In the immediate wake of the birth, Frida gave her healthy son the name Bartolomej, a name that sounds a great deal more Catholic than Jewish. In the absence of a father, the boy was given Frida’s surname of Grünfeld.
It is most likely that Frida remained in hospital for a week, as was common at the time. Over the course of this week, new mothers were assisted in establishing good nursing routines, and were taught how to wrap cloth nappies around tiny babies’ bottoms and how best to rock their babies to sleep when they cried. On the maternity ward, Frida would have heard the other mothers tend to their babies and would have seen them form a bond with one another as they swapped tales of milk production and painful nipples; she would also have witnessed proud new fathers and grandparents visiting the new additions to their families.
It was different for her. It was most likely that everything had been planned before her arrival in Bratislava, and it may even have been one of the Jewish doctors at the hospital who had taken pity on her and made contact with the social council in the most liberal of the two Jewish communities in the city. The child was to be removed from its mother’s care.
Frida was not able to arrange the boy’s circumcision, brit milah, which should have taken place on the eighth day of the infant’s life, before the boy was handed over. But when Frida gave Berthold to the Jewish congregation and entrusted them with placing him in a safe home, she knew that they did so in order to preserve his Jewish identity. Berthold became a child of the Jewish community.

Extract from ‘The Fall of Czechoslovakia’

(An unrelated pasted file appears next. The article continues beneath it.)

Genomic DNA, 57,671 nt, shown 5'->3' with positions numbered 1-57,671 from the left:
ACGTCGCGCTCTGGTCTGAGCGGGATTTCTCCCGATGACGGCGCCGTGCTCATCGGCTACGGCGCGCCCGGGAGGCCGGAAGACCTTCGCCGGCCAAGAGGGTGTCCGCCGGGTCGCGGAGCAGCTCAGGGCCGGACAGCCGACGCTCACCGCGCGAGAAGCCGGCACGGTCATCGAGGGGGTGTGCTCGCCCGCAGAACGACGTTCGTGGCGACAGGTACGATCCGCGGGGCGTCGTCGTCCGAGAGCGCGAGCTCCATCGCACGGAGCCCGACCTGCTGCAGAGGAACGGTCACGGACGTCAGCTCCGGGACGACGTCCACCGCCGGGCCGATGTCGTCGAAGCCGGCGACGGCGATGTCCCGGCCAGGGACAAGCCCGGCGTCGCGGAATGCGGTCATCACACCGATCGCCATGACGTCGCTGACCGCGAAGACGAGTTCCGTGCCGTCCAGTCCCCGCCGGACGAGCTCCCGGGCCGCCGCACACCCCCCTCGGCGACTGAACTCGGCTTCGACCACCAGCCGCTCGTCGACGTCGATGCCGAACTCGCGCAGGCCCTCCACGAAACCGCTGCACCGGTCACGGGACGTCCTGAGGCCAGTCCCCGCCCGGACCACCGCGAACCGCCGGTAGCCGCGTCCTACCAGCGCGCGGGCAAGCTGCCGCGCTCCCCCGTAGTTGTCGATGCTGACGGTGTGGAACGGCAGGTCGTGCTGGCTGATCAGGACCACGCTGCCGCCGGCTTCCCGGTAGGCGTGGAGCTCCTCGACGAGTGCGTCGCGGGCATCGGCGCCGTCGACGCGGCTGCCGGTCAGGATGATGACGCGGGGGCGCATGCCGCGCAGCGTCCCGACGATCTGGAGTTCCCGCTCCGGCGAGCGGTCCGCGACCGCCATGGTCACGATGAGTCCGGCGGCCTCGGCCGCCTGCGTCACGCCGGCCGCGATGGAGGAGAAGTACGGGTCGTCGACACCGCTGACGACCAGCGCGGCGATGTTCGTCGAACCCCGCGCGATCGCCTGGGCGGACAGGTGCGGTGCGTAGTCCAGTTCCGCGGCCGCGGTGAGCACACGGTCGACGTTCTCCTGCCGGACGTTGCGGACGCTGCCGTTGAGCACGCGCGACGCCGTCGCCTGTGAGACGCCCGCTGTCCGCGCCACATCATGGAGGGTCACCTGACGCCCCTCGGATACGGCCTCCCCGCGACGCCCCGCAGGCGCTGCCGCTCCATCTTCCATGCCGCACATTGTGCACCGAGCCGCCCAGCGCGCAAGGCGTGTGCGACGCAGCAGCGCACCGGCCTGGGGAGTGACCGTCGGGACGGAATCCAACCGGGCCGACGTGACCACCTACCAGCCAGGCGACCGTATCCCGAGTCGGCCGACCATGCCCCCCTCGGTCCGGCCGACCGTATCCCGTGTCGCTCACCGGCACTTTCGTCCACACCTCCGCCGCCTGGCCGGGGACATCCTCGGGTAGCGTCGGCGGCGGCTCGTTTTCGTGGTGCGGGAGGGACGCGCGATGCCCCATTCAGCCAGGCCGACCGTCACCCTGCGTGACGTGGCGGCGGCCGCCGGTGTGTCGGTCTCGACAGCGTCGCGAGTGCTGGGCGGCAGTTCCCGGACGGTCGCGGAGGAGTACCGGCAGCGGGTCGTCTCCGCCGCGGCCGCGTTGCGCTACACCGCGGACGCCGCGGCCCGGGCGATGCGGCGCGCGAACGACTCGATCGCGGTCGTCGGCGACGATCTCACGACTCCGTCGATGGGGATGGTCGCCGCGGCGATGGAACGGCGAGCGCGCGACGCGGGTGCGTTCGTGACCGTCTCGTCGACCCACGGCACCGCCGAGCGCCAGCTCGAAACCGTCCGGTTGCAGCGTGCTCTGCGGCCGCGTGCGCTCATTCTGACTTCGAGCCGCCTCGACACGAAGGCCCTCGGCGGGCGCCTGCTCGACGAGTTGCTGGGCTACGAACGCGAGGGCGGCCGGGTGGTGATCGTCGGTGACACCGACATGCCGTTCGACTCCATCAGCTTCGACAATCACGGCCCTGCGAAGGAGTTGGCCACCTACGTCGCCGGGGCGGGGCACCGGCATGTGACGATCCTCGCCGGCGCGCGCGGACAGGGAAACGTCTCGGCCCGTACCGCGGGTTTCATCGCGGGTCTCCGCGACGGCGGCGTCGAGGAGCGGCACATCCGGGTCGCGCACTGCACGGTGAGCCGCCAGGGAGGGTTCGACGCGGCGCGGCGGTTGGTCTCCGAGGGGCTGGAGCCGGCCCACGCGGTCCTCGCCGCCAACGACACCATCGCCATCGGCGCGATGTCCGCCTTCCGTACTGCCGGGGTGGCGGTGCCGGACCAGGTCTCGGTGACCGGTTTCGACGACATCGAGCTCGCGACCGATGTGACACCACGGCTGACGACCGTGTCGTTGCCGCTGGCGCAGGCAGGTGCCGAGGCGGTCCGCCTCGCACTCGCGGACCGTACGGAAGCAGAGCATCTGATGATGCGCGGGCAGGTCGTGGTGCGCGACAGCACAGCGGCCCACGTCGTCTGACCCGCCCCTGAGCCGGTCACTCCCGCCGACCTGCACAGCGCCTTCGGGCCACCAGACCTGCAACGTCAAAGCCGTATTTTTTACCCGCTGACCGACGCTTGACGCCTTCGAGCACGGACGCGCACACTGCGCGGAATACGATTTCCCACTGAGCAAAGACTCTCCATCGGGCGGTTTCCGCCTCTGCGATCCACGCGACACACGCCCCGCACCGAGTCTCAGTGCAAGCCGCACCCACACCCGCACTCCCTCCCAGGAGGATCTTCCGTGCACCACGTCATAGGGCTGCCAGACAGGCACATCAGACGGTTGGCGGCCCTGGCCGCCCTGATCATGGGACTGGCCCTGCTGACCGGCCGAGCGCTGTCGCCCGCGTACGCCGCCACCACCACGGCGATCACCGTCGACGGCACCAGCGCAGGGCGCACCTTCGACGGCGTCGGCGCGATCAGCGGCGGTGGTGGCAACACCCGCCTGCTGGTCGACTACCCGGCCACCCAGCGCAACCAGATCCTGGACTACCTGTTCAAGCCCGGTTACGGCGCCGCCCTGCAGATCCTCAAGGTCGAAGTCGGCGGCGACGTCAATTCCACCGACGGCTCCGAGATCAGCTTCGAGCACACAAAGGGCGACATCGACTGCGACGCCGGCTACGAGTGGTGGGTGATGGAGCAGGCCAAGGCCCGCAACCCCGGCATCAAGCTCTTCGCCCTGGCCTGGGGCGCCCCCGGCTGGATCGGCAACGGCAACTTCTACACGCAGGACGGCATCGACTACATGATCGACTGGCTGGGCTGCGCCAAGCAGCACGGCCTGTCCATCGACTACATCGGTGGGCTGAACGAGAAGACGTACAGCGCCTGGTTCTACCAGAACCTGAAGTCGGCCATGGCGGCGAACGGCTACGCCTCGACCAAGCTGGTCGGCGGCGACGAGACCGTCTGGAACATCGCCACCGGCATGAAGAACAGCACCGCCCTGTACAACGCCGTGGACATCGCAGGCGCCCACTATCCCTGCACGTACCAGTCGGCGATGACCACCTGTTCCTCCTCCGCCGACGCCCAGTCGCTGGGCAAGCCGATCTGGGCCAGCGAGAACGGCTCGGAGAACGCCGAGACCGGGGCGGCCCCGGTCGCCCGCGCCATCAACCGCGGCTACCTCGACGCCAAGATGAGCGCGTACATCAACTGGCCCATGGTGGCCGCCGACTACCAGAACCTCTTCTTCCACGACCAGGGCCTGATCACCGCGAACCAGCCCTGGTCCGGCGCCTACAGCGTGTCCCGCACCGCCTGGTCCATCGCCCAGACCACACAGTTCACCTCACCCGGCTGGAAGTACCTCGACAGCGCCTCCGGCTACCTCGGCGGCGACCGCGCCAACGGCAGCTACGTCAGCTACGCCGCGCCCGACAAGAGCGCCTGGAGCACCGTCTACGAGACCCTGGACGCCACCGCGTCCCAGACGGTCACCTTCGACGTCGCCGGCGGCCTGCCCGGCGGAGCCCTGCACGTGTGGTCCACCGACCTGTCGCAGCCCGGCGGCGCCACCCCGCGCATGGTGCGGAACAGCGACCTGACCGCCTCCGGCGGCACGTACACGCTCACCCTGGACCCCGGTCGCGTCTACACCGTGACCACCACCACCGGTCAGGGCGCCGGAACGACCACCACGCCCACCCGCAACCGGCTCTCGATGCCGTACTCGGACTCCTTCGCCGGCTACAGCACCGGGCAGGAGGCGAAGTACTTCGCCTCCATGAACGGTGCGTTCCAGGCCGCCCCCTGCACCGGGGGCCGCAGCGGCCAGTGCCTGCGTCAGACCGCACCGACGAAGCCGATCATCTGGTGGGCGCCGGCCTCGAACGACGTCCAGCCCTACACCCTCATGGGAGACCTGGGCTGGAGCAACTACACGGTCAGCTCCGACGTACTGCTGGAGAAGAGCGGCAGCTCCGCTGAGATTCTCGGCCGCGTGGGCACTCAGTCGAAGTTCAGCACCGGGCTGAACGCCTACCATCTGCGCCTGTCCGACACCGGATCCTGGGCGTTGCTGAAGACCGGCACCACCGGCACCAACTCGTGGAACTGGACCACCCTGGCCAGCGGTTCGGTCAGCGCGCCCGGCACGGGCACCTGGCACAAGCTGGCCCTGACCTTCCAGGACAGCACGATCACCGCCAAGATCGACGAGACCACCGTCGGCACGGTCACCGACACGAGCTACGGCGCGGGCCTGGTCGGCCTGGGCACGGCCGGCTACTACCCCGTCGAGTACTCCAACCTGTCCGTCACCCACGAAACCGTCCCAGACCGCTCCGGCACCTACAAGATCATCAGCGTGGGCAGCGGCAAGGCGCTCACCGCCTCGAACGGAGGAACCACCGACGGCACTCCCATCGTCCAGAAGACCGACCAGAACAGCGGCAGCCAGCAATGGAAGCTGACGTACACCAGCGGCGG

It was a lot to take in over the course of one day. Frida had been found. She had lived and died without us having known anything about it. She had loved, been loved and had another child. That was a comforting thought. But had she ever attempted to track down her first-born son, Berthold? The time had come for me to share everything that I had learned with my father.
‘And there was me thinking I came from the gutter,’ Berthold said, clearly moved. He was sitting on the sofa with Gunhild and listening intently as I enthusiastically conveyed my recent discoveries upon my return from Israel. The idea that traces of Frida’s life remained intact and that these might form part of a happy ending, sparked something within him. His new cousin Eveline in Stockholm was just a phone call away, as was his half-brother Misa, in Slovenia.
‘How do you feel about suddenly having a family, after all these years of being alone?’ I asked him.
‘I’ve got no problem with it,’ Berthold said with a smile, sounding almost shy.
‘But what if it turns out that they’re not your family after all? Will you be disappointed?’
‘That sort of thing can be cleared up with a simple DNA test,’ he said, his arm outstretched as if to offer a blood sample then and there. ‘We’ll have to pay a visit to Misa to get him tested too,’ he said.
That was simply what had to be done, the idea of a beginning – the possibility of having his own family. Dad was ready to set out on his journey home.

Extract from ‘The Mattress’

‘What if I’ve been wrong all these years,’ Berthold said. ‘What if it turns out that she’s not as disrespectable as I’ve always believed.’ It was September 2004, two months after I’d been to Israel and learned that Frida survived the war and married David Mel, a doctor. We were sitting on the train from Berlin to Bratislava via Prague: Berthold, me, and the cameraperson that had helped me to make a documentary film broadcast on Norwegian television.